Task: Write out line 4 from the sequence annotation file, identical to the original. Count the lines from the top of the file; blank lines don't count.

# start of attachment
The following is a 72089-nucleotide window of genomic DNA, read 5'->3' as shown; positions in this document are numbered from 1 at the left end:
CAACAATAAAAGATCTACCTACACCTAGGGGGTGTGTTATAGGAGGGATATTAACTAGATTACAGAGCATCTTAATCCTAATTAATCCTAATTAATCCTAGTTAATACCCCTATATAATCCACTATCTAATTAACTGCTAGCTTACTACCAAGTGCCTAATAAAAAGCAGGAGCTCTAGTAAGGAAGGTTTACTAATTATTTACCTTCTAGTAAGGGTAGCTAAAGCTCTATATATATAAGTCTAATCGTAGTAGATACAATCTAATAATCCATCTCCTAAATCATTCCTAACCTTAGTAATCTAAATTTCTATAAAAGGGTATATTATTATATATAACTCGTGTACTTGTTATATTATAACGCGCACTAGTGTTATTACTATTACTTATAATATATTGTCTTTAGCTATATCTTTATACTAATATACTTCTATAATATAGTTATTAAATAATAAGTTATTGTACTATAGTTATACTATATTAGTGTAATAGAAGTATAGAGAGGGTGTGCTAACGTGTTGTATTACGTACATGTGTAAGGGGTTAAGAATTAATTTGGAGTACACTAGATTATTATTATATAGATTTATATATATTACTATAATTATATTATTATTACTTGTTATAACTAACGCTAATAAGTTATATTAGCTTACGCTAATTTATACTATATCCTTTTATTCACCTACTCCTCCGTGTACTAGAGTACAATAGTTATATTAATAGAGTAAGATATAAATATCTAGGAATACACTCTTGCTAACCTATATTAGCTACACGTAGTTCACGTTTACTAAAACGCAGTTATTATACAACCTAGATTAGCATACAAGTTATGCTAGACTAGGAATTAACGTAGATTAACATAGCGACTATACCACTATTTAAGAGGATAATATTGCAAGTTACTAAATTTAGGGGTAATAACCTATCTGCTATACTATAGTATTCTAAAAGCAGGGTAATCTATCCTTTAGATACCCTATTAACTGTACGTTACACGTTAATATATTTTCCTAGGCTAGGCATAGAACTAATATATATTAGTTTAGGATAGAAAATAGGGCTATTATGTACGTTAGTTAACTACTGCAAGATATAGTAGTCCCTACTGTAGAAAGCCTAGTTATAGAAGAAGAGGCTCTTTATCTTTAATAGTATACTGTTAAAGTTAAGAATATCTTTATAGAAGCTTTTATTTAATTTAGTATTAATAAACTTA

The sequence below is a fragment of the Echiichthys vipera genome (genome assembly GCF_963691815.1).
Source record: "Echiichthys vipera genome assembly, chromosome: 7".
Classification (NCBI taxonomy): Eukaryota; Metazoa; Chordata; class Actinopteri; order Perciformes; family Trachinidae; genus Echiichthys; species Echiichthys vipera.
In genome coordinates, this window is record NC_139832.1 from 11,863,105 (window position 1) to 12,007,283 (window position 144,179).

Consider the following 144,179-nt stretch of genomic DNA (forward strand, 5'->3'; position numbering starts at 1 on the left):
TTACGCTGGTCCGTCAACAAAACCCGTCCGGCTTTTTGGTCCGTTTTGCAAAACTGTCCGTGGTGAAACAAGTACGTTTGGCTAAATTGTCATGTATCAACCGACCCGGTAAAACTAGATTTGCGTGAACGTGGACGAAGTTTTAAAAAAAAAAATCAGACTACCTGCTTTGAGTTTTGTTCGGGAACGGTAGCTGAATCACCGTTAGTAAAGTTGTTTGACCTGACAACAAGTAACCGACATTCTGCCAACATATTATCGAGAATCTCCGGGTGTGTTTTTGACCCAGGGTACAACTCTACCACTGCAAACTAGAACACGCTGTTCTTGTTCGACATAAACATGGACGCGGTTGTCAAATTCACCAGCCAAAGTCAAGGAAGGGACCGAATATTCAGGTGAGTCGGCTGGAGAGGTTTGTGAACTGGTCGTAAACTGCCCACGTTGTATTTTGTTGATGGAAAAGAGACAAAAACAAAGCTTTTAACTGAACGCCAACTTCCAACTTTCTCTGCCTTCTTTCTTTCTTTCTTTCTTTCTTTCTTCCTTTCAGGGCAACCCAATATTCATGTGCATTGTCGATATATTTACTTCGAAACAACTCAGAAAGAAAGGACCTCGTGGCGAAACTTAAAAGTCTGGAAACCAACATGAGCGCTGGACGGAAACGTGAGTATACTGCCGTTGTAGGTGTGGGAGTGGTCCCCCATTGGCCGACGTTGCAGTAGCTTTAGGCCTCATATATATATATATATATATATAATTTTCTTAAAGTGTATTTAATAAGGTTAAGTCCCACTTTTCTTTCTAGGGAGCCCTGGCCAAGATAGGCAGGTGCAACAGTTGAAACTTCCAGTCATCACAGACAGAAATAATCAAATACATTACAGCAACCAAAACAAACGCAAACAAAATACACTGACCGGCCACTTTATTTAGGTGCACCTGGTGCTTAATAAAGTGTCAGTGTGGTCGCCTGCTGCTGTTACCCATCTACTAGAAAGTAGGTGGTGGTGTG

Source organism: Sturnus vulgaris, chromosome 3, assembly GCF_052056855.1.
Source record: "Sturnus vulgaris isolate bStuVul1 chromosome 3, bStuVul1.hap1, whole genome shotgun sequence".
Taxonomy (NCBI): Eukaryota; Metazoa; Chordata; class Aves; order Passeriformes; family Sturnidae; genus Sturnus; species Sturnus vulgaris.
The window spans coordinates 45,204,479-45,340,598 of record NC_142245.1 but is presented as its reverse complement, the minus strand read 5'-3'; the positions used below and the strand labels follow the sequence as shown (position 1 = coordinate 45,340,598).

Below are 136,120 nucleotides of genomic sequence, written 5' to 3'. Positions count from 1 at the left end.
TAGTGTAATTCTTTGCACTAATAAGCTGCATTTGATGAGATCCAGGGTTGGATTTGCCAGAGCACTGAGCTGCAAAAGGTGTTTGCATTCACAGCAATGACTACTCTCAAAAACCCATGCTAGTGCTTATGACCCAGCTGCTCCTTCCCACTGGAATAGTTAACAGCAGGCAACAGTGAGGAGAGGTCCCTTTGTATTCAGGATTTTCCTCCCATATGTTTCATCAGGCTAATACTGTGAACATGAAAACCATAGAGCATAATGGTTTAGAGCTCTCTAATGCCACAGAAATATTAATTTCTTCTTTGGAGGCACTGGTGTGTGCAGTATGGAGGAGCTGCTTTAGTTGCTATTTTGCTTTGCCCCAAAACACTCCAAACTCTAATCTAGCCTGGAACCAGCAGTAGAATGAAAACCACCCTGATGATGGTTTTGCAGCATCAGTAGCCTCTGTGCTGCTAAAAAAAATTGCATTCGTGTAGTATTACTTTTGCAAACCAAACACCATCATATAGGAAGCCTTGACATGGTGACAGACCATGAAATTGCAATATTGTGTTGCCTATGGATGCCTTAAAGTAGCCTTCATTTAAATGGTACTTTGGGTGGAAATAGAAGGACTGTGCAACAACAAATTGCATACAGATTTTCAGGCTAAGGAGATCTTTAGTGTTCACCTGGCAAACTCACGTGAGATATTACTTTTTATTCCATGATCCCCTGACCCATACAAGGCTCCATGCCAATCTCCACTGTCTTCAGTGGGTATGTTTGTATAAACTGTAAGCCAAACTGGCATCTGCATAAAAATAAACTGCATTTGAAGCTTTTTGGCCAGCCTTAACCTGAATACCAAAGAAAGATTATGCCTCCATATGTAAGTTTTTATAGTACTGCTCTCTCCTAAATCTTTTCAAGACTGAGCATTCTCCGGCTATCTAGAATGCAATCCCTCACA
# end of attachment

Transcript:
Source record: "Echiichthys vipera genome assembly, chromosome: 7".